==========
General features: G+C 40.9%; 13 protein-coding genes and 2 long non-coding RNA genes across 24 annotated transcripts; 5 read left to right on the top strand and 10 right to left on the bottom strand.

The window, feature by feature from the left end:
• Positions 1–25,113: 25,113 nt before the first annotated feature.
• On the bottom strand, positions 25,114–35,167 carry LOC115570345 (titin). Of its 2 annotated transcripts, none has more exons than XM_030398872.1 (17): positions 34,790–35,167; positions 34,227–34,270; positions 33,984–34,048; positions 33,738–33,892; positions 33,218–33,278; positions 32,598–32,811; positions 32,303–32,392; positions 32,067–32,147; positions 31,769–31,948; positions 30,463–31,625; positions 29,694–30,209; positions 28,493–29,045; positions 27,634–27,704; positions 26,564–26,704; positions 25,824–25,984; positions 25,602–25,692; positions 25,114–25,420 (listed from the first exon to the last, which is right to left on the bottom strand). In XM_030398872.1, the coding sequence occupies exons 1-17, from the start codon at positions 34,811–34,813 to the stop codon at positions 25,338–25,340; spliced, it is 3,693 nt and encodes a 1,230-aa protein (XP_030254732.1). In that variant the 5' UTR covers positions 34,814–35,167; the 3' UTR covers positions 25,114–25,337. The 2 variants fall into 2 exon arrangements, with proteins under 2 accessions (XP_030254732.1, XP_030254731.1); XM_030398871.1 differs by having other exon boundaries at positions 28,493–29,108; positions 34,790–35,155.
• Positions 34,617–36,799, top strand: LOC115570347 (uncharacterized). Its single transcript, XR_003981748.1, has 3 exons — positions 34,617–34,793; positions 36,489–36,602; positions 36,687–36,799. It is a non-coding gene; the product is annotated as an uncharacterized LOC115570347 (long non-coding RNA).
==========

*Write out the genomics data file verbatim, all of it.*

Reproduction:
General features: G+C 40.9%; 13 protein-coding genes and 2 long non-coding RNA genes across 24 annotated transcripts; 5 read left to right on the top strand and 10 right to left on the bottom strand.

The window, feature by feature from the left end:
• Positions 1–25,113: 25,113 nt before the first annotated feature.
• On the bottom strand, positions 25,114–35,167 carry LOC115570345 (titin). Of its 2 annotated transcripts, none has more exons than XM_030398872.1 (17): positions 34,790–35,167; positions 34,227–34,270; positions 33,984–34,048; positions 33,738–33,892; positions 33,218–33,278; positions 32,598–32,811; positions 32,303–32,392; positions 32,067–32,147; positions 31,769–31,948; positions 30,463–31,625; positions 29,694–30,209; positions 28,493–29,045; positions 27,634–27,704; positions 26,564–26,704; positions 25,824–25,984; positions 25,602–25,692; positions 25,114–25,420 (listed from the first exon to the last, which is right to left on the bottom strand). In XM_030398872.1, the coding sequence occupies exons 1-17, from the start codon at positions 34,811–34,813 to the stop codon at positions 25,338–25,340; spliced, it is 3,693 nt and encodes a 1,230-aa protein (XP_030254732.1). In that variant the 5' UTR covers positions 34,814–35,167; the 3' UTR covers positions 25,114–25,337. The 2 variants fall into 2 exon arrangements, with proteins under 2 accessions (XP_030254732.1, XP_030254731.1); XM_030398871.1 differs by having other exon boundaries at positions 28,493–29,108; positions 34,790–35,155.
• Positions 34,617–36,799, top strand: LOC115570347 (uncharacterized). Its single transcript, XR_003981748.1, has 3 exons — positions 34,617–34,793; positions 36,489–36,602; positions 36,687–36,799. It is a non-coding gene; the product is annotated as an uncharacterized LOC115570347 (long non-coding RNA).